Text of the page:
Summary

Three items from the old list (pdf.js, Nuwa, image handling) have been ticked off.  Two items remain (devtools, GC fragmentation), the latter in altered form, and both are a lot closer to completion than they were. Three new items (regression detection, Tarako, and Windows OOMs) have been added.

Let me know if I’ve omitted anything important!

An even slimmer pdf.js

TL;DR: Firefox’s built-in PDF viewer is on track to benefit from additional large reductions in memory consumption when Firefox 33 is released in mid-October.

Earlier this year I made some major improvements to the memory usage and speed of pdf.js, Firefox’s built-in PDF viewer. At the time I was quite pleased with myself. I had picked all the low-hanging fruit and reached a point of diminishing returns.

Some unexpected measurements

Shortly after that, while on a plane I tried pdf.js on my Mac laptop. I was horrified to find that memory usage was much higher than on the Linux desktop machine on which I had done my optimizations. The first document I measured made Firefox’s RSS (resident set size, a.k.a. physical memory usage) peak at over 1,000 MiB. The corresponding number on my Linux desktop had been 400 MiB! What was going on?

The short answer is “canvases”. pdf.js uses HTML canvas elements to render each PDF page. These can be millions of pixels in size, and each canvas pixel takes 32-bits of RGBA data. But on Linux this data is not stored within the Firefox process. Instead, it gets passed to the X server. Firefox’s about:memory page does report the canvas usage under the “canvas-2d-pixels” and “gfx-surface-xlib” labels, but I hadn’t seen those — during my optimization work I had only measured the RSS of the Firefox process. RSS is usually the best single number to focus on, but in this case it was highly misleading.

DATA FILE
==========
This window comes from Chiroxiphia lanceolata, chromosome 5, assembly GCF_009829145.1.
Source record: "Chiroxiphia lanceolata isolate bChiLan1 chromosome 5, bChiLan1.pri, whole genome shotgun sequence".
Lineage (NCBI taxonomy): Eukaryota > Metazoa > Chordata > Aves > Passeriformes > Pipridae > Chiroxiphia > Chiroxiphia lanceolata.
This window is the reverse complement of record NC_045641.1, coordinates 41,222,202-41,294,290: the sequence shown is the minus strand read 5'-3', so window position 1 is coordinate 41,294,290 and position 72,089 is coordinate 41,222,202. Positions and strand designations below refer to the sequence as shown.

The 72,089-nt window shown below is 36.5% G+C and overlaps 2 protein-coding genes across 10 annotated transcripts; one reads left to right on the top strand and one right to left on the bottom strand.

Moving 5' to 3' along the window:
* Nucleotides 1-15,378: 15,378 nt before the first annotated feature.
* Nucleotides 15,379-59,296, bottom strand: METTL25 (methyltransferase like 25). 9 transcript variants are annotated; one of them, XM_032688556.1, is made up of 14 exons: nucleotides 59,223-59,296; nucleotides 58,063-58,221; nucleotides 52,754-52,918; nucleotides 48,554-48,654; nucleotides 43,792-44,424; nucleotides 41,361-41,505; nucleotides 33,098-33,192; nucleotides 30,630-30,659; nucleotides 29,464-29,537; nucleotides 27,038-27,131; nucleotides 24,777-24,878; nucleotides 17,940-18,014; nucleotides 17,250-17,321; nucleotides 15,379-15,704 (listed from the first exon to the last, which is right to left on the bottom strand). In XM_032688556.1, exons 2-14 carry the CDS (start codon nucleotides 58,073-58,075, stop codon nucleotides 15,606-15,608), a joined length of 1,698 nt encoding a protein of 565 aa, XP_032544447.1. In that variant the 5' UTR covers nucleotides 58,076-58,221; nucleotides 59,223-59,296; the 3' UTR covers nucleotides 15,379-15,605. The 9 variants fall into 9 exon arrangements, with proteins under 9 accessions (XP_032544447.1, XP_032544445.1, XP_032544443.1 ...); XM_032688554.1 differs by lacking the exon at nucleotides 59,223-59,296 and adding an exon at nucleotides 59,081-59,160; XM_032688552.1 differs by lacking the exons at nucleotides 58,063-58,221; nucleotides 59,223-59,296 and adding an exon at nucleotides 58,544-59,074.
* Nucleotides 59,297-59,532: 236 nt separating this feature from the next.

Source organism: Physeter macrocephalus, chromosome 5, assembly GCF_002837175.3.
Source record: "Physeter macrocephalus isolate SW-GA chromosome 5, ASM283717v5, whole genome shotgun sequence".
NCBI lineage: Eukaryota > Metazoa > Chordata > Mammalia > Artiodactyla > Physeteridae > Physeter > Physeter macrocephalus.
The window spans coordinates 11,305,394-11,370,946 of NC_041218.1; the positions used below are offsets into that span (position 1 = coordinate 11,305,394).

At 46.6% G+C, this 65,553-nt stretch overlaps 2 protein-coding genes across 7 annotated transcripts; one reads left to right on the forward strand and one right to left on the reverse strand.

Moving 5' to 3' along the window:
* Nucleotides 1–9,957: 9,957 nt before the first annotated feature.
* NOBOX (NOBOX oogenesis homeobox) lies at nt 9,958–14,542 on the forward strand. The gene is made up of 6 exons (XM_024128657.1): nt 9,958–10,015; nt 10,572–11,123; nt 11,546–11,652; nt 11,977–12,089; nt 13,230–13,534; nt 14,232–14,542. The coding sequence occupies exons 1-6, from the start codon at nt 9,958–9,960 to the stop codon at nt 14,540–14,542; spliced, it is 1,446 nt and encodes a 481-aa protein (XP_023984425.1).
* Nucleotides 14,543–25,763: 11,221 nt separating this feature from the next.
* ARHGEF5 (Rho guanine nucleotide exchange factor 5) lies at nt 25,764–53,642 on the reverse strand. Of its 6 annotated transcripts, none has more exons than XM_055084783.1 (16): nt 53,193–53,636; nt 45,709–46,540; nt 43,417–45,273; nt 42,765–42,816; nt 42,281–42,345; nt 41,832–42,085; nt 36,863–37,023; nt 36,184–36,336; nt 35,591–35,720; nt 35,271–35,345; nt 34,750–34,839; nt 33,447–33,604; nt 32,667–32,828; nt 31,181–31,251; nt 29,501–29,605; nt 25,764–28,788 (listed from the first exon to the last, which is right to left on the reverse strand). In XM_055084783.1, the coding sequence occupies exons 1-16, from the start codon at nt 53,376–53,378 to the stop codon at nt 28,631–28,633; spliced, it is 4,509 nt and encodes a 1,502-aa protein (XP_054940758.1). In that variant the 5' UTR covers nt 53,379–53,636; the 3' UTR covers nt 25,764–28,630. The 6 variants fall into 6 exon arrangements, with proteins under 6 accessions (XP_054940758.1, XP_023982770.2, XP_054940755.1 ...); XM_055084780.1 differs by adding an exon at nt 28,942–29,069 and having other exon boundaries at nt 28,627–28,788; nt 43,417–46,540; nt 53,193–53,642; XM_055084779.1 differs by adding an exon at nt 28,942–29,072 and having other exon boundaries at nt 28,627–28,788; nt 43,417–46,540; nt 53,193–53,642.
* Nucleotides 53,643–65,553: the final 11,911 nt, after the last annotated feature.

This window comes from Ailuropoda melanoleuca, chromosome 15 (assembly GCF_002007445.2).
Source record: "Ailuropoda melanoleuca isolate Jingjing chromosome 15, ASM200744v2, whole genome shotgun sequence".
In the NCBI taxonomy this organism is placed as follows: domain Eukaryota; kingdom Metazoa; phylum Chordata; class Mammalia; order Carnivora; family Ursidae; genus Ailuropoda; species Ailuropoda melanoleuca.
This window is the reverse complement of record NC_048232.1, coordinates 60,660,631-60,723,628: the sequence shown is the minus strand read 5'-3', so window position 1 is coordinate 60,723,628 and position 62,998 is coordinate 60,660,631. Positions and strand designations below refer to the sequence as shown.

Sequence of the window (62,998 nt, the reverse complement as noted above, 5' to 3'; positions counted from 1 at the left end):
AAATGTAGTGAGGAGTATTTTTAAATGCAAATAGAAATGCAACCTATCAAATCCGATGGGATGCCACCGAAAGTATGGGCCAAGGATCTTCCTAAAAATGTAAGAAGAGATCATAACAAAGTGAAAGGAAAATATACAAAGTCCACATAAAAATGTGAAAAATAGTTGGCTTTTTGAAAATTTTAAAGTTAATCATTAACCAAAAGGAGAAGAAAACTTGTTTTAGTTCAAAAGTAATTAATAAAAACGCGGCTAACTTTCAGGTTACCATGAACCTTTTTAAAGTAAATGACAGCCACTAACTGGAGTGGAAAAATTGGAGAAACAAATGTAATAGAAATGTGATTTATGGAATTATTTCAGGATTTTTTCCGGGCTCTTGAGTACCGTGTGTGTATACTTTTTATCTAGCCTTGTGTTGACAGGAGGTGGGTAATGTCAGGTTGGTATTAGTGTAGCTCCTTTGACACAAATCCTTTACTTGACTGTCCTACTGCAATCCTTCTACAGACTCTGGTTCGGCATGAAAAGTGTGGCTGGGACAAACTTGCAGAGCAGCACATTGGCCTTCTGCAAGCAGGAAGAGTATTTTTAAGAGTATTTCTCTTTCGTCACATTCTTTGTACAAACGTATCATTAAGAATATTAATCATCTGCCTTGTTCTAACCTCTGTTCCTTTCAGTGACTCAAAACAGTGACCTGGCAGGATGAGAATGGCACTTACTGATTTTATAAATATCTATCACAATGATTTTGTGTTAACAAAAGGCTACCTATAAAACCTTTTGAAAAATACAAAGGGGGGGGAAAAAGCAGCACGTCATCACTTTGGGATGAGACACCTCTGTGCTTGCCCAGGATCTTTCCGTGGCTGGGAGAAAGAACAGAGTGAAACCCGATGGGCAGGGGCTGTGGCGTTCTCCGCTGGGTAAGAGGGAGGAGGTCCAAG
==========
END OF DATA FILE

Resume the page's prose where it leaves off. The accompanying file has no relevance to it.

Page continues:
In contrast, on Mac the canvas data is stored within the process, which is why Firefox’s RSS is so much higher on Mac. (There’s also the fact that my MacBook has a retina screen, which means the canvases used have approximately four times as many pixels as the canvases used on my Linux machine.)

Fixing the problem

It turns out that pdf.js was intentionally caching an overly generous number of canvases (20) and then unintentionally failing to dispose of them in a timely manner. This could result in hundreds of canvases being held onto unnecessarily if you scrolled quickly through a large document. On my MacBook each canvas is over 20 MiB, so the resultant memory spike could be enormous.

Happily, I was able to fix this behaviour with four tiny patches. pdf.js now caches only 10 canvases, and disposes of any excess ones immediately.

Measurements

I measured the effects of both rounds of optimization on the following three documents on my Mac.

  • TraceMonkey: This is an academic paper about the TraceMonkey JIT compiler. It’s a 14 page Latex document containing several pictures and graphs.
  • Telefónica: This is the 2009 annual report from Telefónica. It’s a 122 page full-colour document with many graphs, tables and pictures.
  • Decontamination: This is an old report about the decontamination of an industrial site in New Jersey. It’s a 226 page scan of a paper document that mostly consists of black and white typewritten text and crude graphs, with only few pages featuring colour.

For each document, I measure the peak RSS while scrolling quickly from the first page to the last by holding down the “fn” and down keys at the same time.  Although this is a stress test, it’s not unrealistic; it’s easy to imagine people quickly scrolling through 10s or even 100s of pages of a PDF to find a particular page.

I did this three times for each document and picked the highest value. The results are shown by the following graph. The “Fx28″ bars show the original peak RSS values; the “Fx29″ bars show the peak RSS values after my first round of optimizations; and the “Fx33″ bars show the peak RSS values after my second round of optimizations.

pdfjs

Comparing Firefox 28 and Firefox 33, the reductions in peak RSS for the three documents are 1.2x, 4.4x, and 7.8x. It makes sense that the relative improvements increase with the length of the documents.

Despite these major improvements, pdf.js still uses substantially more memory than native PDF viewers. So we need to keep chipping away… but it’s also worth recognizing how far we’ve come.

Status

These patches have landed in the master pdf.js repository. They have not yet imported into Firefox’s code, but this will happen at some point during the development cycle for Firefox 33. Firefox 33 is on track to be released in mid-October.